Unfortunately, the subsequent changes in the weight and the style of the Mustang were not as successful. Trying to appeal to the demand for larger luxury cars, the Mustang suddenly became longer and heavier in the 70s. The 1971 – 1973 models were 800 pounds overweight and could not get out of their own way. Partly due to emission equipment and partly due to bad design, the Mustang sat on the sidelines with dismal sales. Those sales went to the Pinto and the Maverick.
If the new Mustang is going to continue to gain weight, then there needs to be another Lee Iacocca to come in and realize that the car must be returned to its original performance in order to remain appealing to muscle car fans. The Mustang will always be an American icon and will always have its fans. Those who like to go fast will certainly be willing to do their own modifications if Ford does not.
Vehicle Recalls Could Be Curbed With Better Quality Control
Julie L. Cleveland
When automotive companies pay less attention to quality control than they do the bottom line, recalls are bound to happen. Many recalls can be avoided through better product planning and testing.
Vehicle Recalls Could Be Curbed With Better Quality Control
In the wake of the massive GM recall and fines, all the United States manufacturers should take a good, hard look at their production and communication policies. As if the GM recall was not enough, it was announced that Ford Motor Company is now recalling 1.4 million vehicles in North America. Most of their recalled vehicles surround a power steering issue in the Explorer SUV, the Escape, and the Mercury Mariner. These recalls cover vehicles manufactured as far back as 2008 up until the present time.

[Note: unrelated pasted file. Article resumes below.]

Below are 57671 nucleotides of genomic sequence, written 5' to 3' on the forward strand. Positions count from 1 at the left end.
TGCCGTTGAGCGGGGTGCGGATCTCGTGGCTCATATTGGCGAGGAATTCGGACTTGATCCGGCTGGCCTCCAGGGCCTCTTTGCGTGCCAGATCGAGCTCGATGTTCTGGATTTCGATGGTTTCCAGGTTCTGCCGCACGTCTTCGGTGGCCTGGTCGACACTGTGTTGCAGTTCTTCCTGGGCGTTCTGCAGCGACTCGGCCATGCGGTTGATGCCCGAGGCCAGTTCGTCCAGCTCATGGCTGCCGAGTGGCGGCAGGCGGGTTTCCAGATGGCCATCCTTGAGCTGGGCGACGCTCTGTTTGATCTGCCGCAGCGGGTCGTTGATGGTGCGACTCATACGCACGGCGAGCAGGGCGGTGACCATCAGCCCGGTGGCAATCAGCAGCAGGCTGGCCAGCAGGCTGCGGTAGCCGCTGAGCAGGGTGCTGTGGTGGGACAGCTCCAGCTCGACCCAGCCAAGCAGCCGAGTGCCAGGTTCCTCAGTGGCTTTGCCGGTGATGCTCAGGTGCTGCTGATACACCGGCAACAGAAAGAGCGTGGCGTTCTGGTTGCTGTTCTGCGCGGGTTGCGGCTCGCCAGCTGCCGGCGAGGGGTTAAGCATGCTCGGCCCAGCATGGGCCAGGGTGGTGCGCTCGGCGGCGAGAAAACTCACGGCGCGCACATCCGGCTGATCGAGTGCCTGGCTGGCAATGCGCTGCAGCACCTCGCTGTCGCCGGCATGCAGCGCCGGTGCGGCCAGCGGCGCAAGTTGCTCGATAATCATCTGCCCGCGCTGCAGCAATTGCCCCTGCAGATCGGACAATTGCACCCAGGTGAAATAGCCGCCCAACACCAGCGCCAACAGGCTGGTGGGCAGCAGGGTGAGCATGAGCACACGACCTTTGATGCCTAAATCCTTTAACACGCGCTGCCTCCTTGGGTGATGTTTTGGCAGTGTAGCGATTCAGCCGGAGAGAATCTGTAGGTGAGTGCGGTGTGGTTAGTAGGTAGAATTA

According to Ford, an issue in the Mariner and the Escape involves a faulty torque sensor in the power steering column, which could result in loss of power steering. While still a power steering issue, the Explorer suffers from an intermittent electrical connection that can cause the power steering to fail. The GM issue was eerily similar in that heavy keys could cause the ignition switch to disengage, causing an entire failure of the electrical system in the vehicles.
This is not the end of the recalls for Ford. They have four active recall campaigns, and while the recall of 200,000 Ford Taurus models from 2010 to 2014 only focus on corrosion of the license plate lamp, that corrosion can cause a short, which can cause a fire. The corrosion issue is not so much the fault of Ford but may be attributed to the areas where the cars are being driven since it appears to be centralized in the Chicago area, where the roads are salted in the winter.
Regardless, the next campaign sounds very much like the Toyota issue surrounding rapid acceleration. The floor mats in the Mercury Milan, Ford Fusion, Lincoln Zephyr, and MKZ are ill-fitted for the driver’s side and may become caught up on the accelerator, which can cause rapid acceleration. The all-weather floor mat was also declared the problem in the Toyota recall. Although the mat was eventually eliminated as the problem in Toyota’s second wave of recalls, the floor mats seem to be a problem when they do not fit properly in the well. This may be a problem that should have been addressed in the quality control portion of the vehicle assembly. Surely, someone still signs off on these things before the car is introduced to the buying public.